Skip product promos, irrelevant twaddle
Which of these Facebook posts is most likely to increase engagement?
“We’re pleased to introduce our latest WhatzIts.”
“Try these three ways to build your business using WhatzIts.”
“How ’bout dem Bears?”
If you guessed the second one, you’re right, according to Facebook’s own research.
For the study, Facebook researchers looked at more than 1,200 posts from 23 brands. Then they ran the posts through a quantitative model that predicts which posts will generate more engagement — aka likes, comments and shares.
Brand-related posts perform best, the researchers found. But not all brand-related posts: Product and service promotions didn’t fare well in the study.
Don’t go off brand.
Non-brand-related posts — “Hang in there everybody. Monday will be over before we know it!” — don’t engage fans very well, either.
“Data from Facebook itself tell us that what looks good on the social-media guru’s presentation deck isn’t the best approach for making Facebook work for the brand.”
— Matt Creamer, in AdAge
“Among the weirdness Facebook’s existence has loosed upon the world is the idea that it’s OK, and perhaps even good business, for brands to sidle up and give you verbal balm for your case of the Mondays, ask for predictions on the big game and offer random thoughts on things that have not a whit to do with their product or service,” writes Matt Creamer in AdAge.
“The touchy-feely strategy is meant to be conversational — human, even. But new data from Facebook itself tell us that what looks good on the social-media guru’s presentation deck isn’t the best approach for making Facebook work for the brand.”
2. Avoid small talk.
Small talk performs poorly on Twitter, too.
Small talk is the type of content least likely to be retweeted (PDF), according to research by viral marketing scientist Dan Zarrella.
Here’s how often six key kinds of content get shared on Twitter:
- News: 78% (FYI: This is for CNN and the BBC. They’re not looking for urgent updates about your Widget 6.3.7.)
- How-to information: 58%
- Entertainment: 53%
- Opinion: 50%
- Products: 45%
- Small talk: 12%
Want more retweets? Pack blog posts and status updates with tips and techniques.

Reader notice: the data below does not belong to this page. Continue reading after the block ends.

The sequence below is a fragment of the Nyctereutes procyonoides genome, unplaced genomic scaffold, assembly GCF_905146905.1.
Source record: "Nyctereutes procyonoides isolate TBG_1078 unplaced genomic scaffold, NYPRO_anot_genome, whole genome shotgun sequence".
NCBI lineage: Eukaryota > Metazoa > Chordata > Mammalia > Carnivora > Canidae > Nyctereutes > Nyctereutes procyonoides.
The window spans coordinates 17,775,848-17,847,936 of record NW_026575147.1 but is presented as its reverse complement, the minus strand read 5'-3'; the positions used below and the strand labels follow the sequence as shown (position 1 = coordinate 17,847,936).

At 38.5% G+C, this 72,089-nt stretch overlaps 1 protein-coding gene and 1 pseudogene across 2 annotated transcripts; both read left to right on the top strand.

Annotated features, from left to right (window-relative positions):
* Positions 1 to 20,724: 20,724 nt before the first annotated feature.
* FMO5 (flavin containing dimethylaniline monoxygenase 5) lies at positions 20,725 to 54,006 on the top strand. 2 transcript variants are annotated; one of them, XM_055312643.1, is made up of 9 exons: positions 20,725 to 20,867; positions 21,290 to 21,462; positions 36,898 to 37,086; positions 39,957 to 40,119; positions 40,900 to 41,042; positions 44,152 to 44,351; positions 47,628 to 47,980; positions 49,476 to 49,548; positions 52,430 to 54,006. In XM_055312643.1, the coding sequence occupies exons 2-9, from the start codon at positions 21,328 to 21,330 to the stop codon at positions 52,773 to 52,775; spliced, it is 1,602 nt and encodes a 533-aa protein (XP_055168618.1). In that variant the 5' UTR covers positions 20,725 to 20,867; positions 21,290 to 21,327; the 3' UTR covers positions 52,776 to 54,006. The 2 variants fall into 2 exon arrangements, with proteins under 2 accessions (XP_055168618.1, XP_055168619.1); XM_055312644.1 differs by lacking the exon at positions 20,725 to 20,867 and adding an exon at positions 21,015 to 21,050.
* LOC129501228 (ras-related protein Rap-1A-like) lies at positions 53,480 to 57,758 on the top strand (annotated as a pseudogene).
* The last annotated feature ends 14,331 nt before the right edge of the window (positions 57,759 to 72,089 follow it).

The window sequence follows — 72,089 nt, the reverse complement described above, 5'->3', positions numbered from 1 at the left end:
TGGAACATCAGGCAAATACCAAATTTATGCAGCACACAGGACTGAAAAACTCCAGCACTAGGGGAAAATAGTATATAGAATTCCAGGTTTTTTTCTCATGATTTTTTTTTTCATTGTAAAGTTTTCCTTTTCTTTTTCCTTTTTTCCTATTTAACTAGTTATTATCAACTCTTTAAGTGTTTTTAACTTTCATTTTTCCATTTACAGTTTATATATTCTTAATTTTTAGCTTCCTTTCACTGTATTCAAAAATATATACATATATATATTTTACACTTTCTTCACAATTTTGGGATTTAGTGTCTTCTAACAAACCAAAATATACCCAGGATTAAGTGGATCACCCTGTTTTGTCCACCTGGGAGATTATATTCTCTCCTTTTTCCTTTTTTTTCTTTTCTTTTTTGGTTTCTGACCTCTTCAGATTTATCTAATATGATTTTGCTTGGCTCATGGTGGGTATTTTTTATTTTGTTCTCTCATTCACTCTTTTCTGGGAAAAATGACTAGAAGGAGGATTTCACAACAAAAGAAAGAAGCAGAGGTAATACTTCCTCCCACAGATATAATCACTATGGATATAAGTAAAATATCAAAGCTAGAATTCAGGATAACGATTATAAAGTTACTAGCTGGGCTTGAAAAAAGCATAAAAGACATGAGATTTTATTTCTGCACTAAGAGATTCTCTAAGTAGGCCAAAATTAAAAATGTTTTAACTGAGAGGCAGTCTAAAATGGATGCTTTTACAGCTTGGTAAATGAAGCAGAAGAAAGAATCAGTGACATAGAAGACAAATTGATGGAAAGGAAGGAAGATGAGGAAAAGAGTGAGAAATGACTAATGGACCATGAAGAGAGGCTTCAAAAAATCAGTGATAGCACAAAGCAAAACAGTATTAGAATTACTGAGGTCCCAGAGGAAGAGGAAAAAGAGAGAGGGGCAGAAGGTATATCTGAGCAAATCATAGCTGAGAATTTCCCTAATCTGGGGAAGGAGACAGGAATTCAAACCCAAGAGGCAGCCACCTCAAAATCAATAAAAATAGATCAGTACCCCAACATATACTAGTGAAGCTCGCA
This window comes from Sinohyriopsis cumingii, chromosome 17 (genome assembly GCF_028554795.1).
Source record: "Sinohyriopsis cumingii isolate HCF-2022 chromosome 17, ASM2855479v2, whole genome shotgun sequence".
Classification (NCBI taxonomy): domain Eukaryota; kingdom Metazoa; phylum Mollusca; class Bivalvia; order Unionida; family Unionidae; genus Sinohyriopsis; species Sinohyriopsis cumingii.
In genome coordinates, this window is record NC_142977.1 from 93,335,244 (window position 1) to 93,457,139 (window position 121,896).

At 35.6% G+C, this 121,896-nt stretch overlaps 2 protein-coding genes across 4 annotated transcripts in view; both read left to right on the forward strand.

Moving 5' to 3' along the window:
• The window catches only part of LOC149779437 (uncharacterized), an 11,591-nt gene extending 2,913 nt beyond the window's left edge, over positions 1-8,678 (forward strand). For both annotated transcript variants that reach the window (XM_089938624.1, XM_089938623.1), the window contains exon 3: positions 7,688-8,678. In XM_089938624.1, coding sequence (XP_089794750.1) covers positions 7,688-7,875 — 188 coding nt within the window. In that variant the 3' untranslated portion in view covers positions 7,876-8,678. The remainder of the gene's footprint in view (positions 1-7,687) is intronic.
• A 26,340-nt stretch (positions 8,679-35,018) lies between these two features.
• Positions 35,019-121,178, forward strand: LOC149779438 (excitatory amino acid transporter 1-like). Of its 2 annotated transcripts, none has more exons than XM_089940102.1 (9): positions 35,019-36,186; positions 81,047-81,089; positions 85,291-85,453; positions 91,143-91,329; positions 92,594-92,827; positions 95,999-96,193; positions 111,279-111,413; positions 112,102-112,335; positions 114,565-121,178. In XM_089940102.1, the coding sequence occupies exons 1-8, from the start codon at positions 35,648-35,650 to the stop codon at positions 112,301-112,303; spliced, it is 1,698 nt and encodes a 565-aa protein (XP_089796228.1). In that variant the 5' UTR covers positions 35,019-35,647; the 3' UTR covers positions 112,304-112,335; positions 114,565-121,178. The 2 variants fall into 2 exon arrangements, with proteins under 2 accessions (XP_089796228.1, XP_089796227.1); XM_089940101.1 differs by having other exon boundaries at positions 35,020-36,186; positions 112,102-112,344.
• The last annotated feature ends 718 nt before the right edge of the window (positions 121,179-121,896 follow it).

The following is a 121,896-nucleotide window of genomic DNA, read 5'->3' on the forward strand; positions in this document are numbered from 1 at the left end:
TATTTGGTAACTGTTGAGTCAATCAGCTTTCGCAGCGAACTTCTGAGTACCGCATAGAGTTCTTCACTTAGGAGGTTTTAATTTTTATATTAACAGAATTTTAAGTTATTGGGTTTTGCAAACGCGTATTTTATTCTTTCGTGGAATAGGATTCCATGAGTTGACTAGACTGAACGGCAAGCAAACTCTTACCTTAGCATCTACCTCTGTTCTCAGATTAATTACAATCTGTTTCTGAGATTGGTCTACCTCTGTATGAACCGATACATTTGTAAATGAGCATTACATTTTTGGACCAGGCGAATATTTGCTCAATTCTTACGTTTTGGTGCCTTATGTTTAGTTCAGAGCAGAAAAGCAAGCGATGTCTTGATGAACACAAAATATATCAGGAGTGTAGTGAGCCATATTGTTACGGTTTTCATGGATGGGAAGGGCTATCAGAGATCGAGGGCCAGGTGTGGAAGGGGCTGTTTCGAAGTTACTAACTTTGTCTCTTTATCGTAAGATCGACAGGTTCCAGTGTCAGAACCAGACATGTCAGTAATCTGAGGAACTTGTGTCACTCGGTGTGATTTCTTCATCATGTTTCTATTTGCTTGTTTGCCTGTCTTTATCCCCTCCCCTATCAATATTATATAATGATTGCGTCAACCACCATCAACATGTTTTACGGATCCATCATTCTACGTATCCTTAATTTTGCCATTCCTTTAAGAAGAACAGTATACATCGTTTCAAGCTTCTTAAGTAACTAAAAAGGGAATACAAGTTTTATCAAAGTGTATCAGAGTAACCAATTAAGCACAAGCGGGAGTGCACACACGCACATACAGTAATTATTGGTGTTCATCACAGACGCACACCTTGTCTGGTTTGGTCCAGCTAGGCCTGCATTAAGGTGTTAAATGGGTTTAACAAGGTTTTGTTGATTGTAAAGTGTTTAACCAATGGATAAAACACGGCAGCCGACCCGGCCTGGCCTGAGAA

3. Avoid too much chatting.
Tweeters who send a lot of @ replies are less likely to get retweeted than those who chit-chat less, according to another study by Zarrella. For this study, he analyzed the percentage of “@” replies to find the effect of conversing on Twitter results.
How much conversation is enough? Aim for about 10% “@” replies among your tweets.
“It makes sense when you think about it,” Zarrella writes. “I’m much more likely to retweet an interesting piece of content that you’ve posted than a bit of Twitter chit-chat, especially when that chit-chat is part of an ongoing conversation of which I’m not a part.”
4. Don’t answer ‘What are you doing?’
What are you doing? That question has launched a gazillion tweets. Turns out your Twitter followers don’t really want to know.
In another study, Zarella analyzed his database of more than 30 million retweets, comparing them to a sample of more than 2 million random tweets.
The result: His list of the 20 least retweetable words:
What do you notice about these words?
Hey! I’m watching the webinar while listening to the game. Haha!
I’m bored at work, so I’m going home. Lol. I’ll be back tomorrow.
I’m tired. Gonna go to bed and get some sleep. Night! Sleep well!
Nobody wants to know what you’re doing! So stop me-forming!
Instead of telling your followers what you’re eating for breakfast, recommend a great blog post or article.
Sources: Matt Creamer, “Facebook to Brands: You’re Posting Stuff Wrong,” AdAge, May 7, 2012
Dan Zarrella, “The Science of ReTweets,” HubSpot
Dan Zarrella, “What percentage of your tweets should be links or replies,” January 11, 2012
Dan Zarrella, “The 20 least retweetable words,” August 25, 2009